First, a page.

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Report 96-7: Fiscal Profiles, 1996: The Sixth in a Series of Factbooks About the Financing of California Higher Education

Published by The California Postsecondary Education Commission

September 1996

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This report contains statistical information about California higher education from the 1965-66 fiscal year through 1996-97 year, along with related information on State financing in general and public elementary and secondary education in particular. The sixth in a series, it follows the format of the Commission's August 1995 Fiscal Profiles. The Commission compiles, disseminates and analyzes this information to provide policy makers with comprehensive and comparable financial data that can be used in comparative analysis of higher education finance issues. Secondly, this document provides an efficient and accurate response to the many questions on this subject that the Commission receives each year.

There is only one new display in this year's edition, a complete reworking of a student financial aid display (35) to show information in student loan volume. Several other displays have also been updated and revised to provide additional information on various aspects of California postsecondary education finance. Principal among the highlights of the information in this report is that the 1996-97 budget provides relatively substantial funding increases to the public systems and for State student financial aid. This year's budget is the second of a four-year funding compact between the California State University and the University of California and the Governor to provide moderate, stable funding increases through 1999.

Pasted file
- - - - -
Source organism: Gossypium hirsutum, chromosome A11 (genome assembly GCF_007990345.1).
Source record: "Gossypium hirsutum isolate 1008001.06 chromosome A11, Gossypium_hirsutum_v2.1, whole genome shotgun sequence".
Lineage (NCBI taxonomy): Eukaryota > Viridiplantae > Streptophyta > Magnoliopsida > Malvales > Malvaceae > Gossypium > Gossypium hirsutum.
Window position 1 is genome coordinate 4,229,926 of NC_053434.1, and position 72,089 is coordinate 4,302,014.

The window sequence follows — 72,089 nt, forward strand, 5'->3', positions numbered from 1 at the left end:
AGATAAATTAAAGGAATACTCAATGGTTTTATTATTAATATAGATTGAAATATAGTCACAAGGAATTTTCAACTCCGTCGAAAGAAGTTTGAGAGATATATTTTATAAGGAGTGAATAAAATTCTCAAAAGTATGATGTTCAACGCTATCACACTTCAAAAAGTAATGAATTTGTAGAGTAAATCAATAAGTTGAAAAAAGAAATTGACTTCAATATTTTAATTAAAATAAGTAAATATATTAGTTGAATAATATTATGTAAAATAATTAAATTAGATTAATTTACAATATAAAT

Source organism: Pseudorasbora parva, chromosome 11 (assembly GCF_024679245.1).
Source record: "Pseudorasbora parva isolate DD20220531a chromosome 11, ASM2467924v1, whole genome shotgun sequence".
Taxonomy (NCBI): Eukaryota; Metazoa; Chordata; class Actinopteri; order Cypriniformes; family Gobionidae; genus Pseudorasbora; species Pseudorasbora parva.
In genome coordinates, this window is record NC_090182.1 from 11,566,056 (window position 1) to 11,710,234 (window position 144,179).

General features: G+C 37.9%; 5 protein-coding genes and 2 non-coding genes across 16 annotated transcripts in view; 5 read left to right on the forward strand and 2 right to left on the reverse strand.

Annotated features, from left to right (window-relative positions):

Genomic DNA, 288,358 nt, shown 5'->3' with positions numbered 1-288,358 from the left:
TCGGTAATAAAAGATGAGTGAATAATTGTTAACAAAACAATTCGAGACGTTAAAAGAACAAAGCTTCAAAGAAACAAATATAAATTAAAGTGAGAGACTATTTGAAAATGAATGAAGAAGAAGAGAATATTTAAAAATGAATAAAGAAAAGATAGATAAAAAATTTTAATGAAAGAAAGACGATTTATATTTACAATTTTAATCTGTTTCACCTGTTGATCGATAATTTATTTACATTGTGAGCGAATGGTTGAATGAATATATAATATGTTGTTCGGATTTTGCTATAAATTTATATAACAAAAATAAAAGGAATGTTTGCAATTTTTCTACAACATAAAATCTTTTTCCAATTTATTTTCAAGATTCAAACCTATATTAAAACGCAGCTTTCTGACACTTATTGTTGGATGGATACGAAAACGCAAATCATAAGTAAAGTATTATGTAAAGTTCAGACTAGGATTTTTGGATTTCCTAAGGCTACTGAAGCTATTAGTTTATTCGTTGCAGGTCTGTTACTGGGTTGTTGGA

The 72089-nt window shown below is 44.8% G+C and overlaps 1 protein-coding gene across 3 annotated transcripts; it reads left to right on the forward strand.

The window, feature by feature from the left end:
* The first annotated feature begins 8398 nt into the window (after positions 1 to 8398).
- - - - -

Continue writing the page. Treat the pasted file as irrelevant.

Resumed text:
The budget contains funding to implement a policy decision to hold constant resident undergraduate and graduate student fees in all the public postsecondary systems for the third consecutive year. The budget includes $20 million for expansion of both the number of Cal Grant awards and the maximum level of these awards for students attending independent colleges, universities and proprietary institutions: $10 million will provide for an estimated 5,400 new Cal Grant A and B awards and another $10 million increases the Cal Grant A and B maximum-award levels for tuition to approximately $7,164. This latter change will increase the tuition buying power of the Cal Grants to an estimated 45 percent of average tuition charges in the independent institutions.

This report shows that California higher education fares better in the 1996-97 budget than at any other time this decade. This year's $6 billion State General Fund commitment to postsecondary education marks the first time these funds have exceeded the prior all-time high point recorded in fiscal year 1990-91. The higher-than-anticipated tax revenues being produced by the present economic recovery give California a better chance to prepare its public and private postsecondary education systems for "Tidal Wave II," the half-million additional students expected to become eligible for enrollment in the State's colleges and universities by early in the next century.

The Commission reviewed this report on August 26, 1996.

Related Topics: Budgeting and Financing of Higher Education

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